Rose Tremain’s Restoration is the story of Robert Merivel, a physician living in 17th century England. The book chronicles Merivel’s fortunes as they rise and fall (and rise again) during the reign on King Charles II. I really enjoyed the book because I thought Tremain’s Robert Merivel was one of the most believably human characters I’ve ever come across, brimming with contradictions. He’s a man who is ruled by his appetite for debauchery, yet strives to make his life mean something. He is capable of deep self-delusion, yet at times shows an endearing ability to examine his own faults.
Rose Tremain’s writing puts us right in the middle of Restoration England’s (many times unpleasant) sights, smells and tastes. Historical fiction is never so satisfying to me as when an author skillfully establishes the context through which characters actions can be understood. Tremain does this wonderfully. Through Merivel’s eyes we see life back as it was back then, a time when, whether rich or poor, good health and good fortune hung precariously from the thinnest thread. We follow Merivel's journey from obscurity to a place at the court of King Charles II. The king becomes the sun around which Merivel’s life orbits and a good portion of the book revolves around his obsession with staying in the His Highness’ good graces. Merivel’s tribulations begin when he decides to surrender his dignity so that he may hold the king’s approval.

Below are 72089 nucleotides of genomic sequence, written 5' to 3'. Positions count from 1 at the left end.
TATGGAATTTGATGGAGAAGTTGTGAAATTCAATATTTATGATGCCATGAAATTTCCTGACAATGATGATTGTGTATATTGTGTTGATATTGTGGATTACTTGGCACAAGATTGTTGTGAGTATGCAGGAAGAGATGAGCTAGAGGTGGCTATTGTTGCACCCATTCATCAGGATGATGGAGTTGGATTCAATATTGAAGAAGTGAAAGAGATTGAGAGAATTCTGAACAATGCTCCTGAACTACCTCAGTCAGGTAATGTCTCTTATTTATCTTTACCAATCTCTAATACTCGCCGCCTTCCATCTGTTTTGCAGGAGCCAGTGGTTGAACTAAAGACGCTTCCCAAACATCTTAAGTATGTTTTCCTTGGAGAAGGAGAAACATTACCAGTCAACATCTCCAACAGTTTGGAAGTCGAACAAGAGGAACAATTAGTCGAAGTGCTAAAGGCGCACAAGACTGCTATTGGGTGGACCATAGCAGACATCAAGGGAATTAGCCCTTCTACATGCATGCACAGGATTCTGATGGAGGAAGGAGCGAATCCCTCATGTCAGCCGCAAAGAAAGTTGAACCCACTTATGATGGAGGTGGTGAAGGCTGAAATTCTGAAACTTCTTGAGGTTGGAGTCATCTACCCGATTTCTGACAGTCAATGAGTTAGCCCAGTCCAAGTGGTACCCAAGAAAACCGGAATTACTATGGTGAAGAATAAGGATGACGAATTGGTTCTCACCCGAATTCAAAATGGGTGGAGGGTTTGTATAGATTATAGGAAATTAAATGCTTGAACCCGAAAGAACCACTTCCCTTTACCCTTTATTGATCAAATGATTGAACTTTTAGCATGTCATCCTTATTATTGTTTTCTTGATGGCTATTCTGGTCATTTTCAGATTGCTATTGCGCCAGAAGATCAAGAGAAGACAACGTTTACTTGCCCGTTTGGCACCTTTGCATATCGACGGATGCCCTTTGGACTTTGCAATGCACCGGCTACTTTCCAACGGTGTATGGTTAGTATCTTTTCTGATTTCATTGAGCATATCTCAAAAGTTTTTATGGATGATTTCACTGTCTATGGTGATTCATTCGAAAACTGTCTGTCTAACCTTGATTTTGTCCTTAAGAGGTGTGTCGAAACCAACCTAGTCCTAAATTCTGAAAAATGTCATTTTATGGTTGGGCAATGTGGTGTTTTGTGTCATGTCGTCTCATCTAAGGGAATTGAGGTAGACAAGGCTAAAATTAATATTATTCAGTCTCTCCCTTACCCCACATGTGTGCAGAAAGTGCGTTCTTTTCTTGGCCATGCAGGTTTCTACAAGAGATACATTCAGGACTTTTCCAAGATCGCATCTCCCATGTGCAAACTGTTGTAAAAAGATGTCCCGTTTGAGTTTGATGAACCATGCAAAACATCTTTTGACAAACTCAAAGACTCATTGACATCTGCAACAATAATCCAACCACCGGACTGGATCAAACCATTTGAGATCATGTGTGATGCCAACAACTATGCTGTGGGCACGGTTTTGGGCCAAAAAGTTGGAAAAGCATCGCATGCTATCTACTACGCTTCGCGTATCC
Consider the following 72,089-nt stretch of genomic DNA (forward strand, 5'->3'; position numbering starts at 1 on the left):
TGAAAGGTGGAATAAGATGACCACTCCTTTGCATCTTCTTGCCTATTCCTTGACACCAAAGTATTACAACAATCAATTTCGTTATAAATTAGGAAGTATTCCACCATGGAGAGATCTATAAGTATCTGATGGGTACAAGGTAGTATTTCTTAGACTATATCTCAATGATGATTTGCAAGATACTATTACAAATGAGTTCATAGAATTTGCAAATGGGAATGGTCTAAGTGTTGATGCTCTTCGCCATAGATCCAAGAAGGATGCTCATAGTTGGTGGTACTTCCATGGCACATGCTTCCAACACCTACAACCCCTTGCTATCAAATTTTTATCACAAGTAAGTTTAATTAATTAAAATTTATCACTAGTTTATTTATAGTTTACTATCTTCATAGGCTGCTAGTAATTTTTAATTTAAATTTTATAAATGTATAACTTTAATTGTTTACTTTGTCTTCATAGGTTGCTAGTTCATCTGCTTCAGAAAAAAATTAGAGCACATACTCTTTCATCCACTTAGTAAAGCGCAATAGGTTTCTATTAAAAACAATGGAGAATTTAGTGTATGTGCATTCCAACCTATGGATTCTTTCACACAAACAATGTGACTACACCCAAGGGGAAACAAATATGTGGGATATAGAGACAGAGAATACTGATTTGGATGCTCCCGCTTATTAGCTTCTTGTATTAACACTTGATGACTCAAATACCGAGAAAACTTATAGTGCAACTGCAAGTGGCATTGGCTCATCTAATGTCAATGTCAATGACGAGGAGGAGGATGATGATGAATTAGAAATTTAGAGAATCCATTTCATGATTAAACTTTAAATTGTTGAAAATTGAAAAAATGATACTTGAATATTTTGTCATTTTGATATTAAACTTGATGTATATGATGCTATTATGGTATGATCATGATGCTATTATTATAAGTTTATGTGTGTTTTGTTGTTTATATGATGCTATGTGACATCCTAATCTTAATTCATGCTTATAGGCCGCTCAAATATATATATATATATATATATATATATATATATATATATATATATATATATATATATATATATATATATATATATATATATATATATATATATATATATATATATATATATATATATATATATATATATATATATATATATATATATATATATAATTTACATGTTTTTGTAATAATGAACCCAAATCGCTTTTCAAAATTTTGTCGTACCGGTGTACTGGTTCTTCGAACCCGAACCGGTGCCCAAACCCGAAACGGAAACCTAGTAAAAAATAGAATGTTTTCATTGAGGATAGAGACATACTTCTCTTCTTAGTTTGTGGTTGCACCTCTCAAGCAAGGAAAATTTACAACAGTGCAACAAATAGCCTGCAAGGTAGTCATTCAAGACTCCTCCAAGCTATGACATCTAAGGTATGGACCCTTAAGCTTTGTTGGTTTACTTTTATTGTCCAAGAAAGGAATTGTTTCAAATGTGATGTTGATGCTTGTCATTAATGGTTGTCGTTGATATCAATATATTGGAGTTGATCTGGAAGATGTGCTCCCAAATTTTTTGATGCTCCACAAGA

A movie based on this book was made in the nineties which told Merivel’s story as one of a linear journey from dissolution to absolute redemption. The book’s story is not that one. While Merivel’s trials do transform him into someone who defines his worth according to something other than his standing at Whitehall Palace, the journey is uneven. At the end of the book Merivel remains a complicated bundle of contradictions, which is what makes him such a very good read.